Nike recently launched a shoe-sizing tool called Nike Fit, which scans a consumer’s foot using his or her smartphone camera to determine the best size. It’s not yet available for kids, but the retailer hopes to leverage that technology for its kids members in the future, Cobban says, without revealing more.
However, each subscription box comes with a shoe-sizing magnet that parents can use to measure their kid’s foot in case sizing changes are regularly needed. “Throw it up on your fridge so it’s easy to find,” Cobban says.
Turning old shoes into playgrounds
Each subscription box is personalized even further and delivered with the kid’s name on top of a decorated box. There is a pull tab, allowing kids to open their own shoe box rather than relying on a parent to open it for them.
Every box also comes with a new activity guide, a sticker sheet with Nike Adventure Club characters that were created for the program, a comic with the characters, as well as surprises like a Nike bag or pennant.
The box also provides kids with suggestions of activities to do in their new shoes and an activity journal. Nike worked with childhood development professionals to ensure the activities were both age appropriate and safe, says Dominique Shortell, director of retention and member experience at Nike Adventure Club.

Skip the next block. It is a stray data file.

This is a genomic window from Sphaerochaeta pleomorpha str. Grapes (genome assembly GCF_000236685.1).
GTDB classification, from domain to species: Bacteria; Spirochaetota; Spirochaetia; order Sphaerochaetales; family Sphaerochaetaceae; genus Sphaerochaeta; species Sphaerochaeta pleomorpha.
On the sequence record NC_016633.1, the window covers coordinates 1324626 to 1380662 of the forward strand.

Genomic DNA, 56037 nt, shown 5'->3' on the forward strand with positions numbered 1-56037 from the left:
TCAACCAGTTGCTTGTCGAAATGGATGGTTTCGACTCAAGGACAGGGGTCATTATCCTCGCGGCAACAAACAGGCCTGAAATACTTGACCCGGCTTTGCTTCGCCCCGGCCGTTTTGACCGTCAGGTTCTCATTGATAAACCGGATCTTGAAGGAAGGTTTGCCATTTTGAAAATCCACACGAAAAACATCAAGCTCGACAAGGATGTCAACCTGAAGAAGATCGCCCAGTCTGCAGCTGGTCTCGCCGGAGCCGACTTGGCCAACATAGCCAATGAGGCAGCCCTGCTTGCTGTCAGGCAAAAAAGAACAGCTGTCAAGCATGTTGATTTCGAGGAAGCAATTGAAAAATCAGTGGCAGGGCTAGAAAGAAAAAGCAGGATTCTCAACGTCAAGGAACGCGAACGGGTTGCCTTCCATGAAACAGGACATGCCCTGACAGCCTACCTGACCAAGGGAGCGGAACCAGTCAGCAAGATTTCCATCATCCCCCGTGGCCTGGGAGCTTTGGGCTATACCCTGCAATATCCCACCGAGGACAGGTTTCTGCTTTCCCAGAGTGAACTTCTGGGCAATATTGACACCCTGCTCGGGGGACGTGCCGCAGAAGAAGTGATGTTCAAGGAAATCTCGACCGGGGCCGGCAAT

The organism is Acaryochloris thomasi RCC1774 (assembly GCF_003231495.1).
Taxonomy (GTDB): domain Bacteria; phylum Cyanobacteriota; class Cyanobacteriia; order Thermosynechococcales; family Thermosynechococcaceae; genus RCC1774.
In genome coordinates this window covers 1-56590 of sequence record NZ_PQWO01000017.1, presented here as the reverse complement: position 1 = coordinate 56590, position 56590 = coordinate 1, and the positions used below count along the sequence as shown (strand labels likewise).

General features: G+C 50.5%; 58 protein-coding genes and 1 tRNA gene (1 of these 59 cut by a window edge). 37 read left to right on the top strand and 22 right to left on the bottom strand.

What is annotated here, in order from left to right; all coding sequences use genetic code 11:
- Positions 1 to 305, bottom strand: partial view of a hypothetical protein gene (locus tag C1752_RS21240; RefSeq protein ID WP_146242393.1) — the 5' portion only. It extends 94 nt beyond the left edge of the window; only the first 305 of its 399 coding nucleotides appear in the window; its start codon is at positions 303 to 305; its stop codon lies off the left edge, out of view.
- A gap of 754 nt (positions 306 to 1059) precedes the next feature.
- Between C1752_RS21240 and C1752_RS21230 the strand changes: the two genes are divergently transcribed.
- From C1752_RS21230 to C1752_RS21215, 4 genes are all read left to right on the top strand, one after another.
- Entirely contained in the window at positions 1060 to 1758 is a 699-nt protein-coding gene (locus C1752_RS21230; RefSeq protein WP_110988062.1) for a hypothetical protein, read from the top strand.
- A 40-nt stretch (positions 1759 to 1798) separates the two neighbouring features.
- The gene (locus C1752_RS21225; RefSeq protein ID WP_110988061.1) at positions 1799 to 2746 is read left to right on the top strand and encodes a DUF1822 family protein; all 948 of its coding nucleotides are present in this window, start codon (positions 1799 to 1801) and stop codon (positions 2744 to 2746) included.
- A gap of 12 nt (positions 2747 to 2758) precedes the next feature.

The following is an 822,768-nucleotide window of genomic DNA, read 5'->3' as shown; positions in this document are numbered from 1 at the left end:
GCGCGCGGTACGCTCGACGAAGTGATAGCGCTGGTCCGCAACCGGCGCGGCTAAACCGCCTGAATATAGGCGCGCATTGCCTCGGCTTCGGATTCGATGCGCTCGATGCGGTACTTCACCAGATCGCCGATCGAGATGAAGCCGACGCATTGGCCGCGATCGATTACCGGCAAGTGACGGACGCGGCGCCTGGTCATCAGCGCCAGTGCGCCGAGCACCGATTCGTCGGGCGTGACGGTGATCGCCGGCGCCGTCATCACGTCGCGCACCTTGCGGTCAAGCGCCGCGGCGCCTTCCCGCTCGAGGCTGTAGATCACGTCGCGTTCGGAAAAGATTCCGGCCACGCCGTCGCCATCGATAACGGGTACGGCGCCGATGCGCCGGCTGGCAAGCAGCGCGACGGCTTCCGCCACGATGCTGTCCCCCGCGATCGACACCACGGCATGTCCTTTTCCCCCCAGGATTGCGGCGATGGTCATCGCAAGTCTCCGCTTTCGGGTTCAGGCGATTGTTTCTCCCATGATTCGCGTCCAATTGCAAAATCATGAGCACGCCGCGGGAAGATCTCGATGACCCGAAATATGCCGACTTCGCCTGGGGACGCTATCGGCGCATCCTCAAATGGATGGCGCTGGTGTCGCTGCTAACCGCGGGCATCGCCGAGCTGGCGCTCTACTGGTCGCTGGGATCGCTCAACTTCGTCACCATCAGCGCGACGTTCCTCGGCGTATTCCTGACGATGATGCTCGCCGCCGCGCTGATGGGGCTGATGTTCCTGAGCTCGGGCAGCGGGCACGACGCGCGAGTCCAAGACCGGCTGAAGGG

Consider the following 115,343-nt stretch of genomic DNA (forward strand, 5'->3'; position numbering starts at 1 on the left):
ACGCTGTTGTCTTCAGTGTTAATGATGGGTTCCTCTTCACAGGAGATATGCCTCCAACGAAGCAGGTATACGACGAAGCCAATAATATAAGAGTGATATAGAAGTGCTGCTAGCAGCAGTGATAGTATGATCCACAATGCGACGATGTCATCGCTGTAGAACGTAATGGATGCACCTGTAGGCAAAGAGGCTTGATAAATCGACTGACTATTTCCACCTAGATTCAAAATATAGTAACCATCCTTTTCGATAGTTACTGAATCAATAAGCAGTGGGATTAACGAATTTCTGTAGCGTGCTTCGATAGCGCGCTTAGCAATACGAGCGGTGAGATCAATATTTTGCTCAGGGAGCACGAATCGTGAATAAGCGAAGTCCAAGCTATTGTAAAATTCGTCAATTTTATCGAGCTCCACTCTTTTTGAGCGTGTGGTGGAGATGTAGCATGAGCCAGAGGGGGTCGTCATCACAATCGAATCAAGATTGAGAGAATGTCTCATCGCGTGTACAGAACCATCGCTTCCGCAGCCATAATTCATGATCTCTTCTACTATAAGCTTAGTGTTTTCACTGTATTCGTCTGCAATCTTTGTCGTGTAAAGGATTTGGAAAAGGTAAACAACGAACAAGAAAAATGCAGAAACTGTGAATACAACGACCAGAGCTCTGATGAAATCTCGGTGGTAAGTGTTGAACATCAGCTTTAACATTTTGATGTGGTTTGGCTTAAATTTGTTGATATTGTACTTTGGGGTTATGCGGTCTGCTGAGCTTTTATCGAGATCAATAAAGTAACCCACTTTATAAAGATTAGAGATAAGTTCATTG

Nike uses a fulfillment vendor to include the activity guides in each shipment. The fulfillment vendor can keep track of all the previous guides that Nike has sent to each subscriber, so customers get a different one every time. Plus, the fulfillment company provides a real-time view of warehouse inventory, so everything in the app or NikeAdventureClub.com is in stock, Cobban says.
The box also is resealable, in case the shoes do not fit and need to be exchanged. “Even if they’re wearing the shoes for a week and it’s not working out, they can return or exchange them,” Cobban says.
Nike partners with select non-profit groups—such as Project Lemonade and With Love, which both support foster families and foster kids—to provide the gently worn shoes to foster kids. But it evaluates each return to determine if it’s suitable to be donated or better fitted for Nike’s recycling program, Shortell says.
Nike works with footwear recycling program Nike Grind to recycle the returned shoes and turn them into play surfaces for playgrounds, gyms and fields. Nike Grind materials are created from rubber, foam, fiber, leather and textile blends, which are then separated and ground into a wide range of granules.
Plus, twice a year, Nike will send its subscribers a pre-paid shoe bag to fill with any brand shoe to ship it back to Nike. It will then grind it up for Nike Grind or donate the gently used ones to its non-profit organization partners.
“If you don’t want to wait until our shoe drives, you can always save your Nike Adventure Club box, fill it with shoes you’d like to recycle and ship it back,” Shortell says.